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"Interesting" first half sees offense stuck in neutral


by - Senior Writer -
Amari Rodgers gets twisted in the first half Saturday
Amari Rodgers gets twisted in the first half Saturday

CLEMSON – Clemson’s offense was stuck in neutral for much of the first half of Saturday’s 35-6 victory over Duke. There were missed throws, dropped passes, and a lack of execution across the board.

Co-offensive coordinator Tony Elliott called it “interesting.”

“That was a very interesting first half. We got to a third and short, had an RPO called. The quarterback chose to throw, and he’s got every right to throw it there, and we just missed the throw,” Scott said. “We come back on another short yardage, and we don’t convert. We try to get some stuff going in the running game, and obviously, they were dead-set on stopping the inside run, so it’s going to take us a little bit of time, but we needed to get the game under control.

“They were giving us a lot of soft coverage, so we’re going to take the easy throws. Then you saw in the second half...they decided to take those throws away and forced us to run the ball. We challenged our guys at halftime. I think we only had about 17 yards rushing, obviously because of the situation in the first half, and they came out there and responded.”

Co-offensive coordinator Jeff Scott said the offense couldn’t find any rhythm.

“The biggest thing in the first half was all of those third-and-long situations. We didn’t have as many opportunities to get in rhythm,” Scott said. “They played some coverage of some different things, so we really needed everyone on the same page. Guys got frustrated that we weren’t getting it done like we needed to in the first half, but everyone was running hard, and we did a better job up front. Getting the first downs in the second half helped us get a better tempo and wear [Duke] down.”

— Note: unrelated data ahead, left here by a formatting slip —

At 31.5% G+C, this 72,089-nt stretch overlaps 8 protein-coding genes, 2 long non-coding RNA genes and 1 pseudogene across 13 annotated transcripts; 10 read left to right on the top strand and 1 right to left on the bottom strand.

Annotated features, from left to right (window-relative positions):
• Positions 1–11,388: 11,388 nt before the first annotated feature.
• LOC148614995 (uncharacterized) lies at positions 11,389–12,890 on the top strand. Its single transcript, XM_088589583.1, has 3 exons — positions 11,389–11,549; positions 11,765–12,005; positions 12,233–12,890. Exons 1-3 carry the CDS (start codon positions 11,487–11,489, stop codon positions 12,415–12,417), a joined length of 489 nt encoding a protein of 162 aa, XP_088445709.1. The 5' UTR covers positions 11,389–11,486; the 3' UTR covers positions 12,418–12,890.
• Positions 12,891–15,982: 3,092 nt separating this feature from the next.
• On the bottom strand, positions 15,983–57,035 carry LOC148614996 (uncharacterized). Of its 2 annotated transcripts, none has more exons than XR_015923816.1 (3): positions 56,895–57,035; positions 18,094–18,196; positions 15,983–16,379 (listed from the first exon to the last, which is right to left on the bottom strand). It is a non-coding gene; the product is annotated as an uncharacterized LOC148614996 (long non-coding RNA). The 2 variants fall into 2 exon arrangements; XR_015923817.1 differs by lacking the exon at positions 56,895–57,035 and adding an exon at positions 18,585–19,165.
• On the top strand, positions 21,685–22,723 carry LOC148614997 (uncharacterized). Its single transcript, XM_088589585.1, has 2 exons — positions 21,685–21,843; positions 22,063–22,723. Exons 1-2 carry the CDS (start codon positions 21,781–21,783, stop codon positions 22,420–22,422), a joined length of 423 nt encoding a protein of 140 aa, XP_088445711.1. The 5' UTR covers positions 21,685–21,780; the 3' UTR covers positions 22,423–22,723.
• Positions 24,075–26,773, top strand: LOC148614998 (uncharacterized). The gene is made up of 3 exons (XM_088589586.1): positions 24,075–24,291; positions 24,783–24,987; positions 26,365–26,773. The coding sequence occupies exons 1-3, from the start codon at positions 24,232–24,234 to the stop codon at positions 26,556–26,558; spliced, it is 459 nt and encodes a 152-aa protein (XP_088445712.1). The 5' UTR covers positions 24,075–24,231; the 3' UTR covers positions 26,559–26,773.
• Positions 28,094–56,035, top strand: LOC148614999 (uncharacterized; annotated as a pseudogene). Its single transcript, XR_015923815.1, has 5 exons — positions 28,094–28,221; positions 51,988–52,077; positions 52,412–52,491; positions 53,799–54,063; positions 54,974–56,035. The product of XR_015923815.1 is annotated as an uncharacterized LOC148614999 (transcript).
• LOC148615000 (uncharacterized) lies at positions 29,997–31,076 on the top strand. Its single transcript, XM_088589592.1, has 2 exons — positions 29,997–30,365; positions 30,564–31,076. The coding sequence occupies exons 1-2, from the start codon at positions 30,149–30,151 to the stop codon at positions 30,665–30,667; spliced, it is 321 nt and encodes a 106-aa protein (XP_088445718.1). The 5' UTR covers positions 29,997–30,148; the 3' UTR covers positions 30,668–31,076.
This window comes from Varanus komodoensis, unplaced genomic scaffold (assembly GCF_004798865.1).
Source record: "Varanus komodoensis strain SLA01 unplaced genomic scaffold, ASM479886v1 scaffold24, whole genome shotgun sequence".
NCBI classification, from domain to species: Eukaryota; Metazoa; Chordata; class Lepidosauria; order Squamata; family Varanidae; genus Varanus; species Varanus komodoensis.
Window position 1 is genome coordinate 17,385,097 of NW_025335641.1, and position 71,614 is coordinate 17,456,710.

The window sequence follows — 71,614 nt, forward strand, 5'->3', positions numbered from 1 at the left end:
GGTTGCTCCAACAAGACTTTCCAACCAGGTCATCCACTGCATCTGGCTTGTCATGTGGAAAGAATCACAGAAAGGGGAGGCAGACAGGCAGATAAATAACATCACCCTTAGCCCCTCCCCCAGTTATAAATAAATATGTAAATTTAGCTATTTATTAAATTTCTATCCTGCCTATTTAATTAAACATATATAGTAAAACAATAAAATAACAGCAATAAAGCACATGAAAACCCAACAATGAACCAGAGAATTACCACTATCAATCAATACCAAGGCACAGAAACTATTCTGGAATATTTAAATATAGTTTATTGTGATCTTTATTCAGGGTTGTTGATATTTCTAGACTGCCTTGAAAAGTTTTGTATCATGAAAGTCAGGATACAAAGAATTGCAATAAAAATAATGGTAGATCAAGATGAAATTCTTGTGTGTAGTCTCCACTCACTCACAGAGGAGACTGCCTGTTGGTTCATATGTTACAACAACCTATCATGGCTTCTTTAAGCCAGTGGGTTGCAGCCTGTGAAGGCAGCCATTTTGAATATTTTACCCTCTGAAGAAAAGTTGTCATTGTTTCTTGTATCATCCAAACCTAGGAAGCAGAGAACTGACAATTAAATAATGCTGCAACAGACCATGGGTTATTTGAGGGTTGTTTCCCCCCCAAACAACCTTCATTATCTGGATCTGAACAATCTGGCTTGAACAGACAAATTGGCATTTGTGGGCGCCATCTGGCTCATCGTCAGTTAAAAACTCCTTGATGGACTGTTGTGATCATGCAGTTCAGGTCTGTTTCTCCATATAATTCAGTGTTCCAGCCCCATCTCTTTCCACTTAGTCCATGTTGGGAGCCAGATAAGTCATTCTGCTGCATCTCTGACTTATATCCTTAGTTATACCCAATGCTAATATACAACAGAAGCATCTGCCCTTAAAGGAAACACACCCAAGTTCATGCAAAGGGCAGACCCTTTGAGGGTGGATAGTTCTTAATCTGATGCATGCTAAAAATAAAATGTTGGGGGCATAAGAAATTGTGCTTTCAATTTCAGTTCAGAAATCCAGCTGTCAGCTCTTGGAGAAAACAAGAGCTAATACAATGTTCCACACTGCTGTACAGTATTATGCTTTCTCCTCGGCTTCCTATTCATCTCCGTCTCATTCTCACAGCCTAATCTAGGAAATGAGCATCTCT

The Tigers scored on the first three possessions of the second half, and Elliott said the message to the team at halftime was simple.

“Settle in and be who we are and respond. You have an opportunity to respond,” Elliott said. “You got the second half. It’s zero-zero. The biggest thing for us, offensively, was to challenge them and make sure we could establish the running game, and we were able to do that the first drive coming out and spark the second half for us. The biggest thing was to challenge them to have the heart of a champion. We say we’re a championship-caliber team. We have to respond that way in the second half.”

Scott said the coaches challenged the players at the half.

“We challenged our guys at halftime. We’ve had a lot of games where we have the upper hand going into the half, but that’s not going to be the case as the competition continues to get better,” Scott said. “We just told them ‘Hey, let’s find out what we’re made of today.’ There’s no reason to be worried about what we didn’t do in the first half...let’s go focus on the second half.”

Part of the success was the ability to establish the running game – Travis Etienne had four carries for 77 yards and two scores in the second half.

“[Duke] has a lot of seven-man boxes, so they were dead-set on getting those safeties down there, and they were playing soft coverage,” Elliott said. “They were rotating their safeties, so the biggest thing there was we didn’t get into a rhythm running the ball, because we weren’t have success. We weren’t staying ahead of the chains, so we had to throw the ball, and they were jumping back into cover two, doing a lot of line twists. It took us a little bit of time to get settled in, and once we were able to commit to establishing the run we found some success.”

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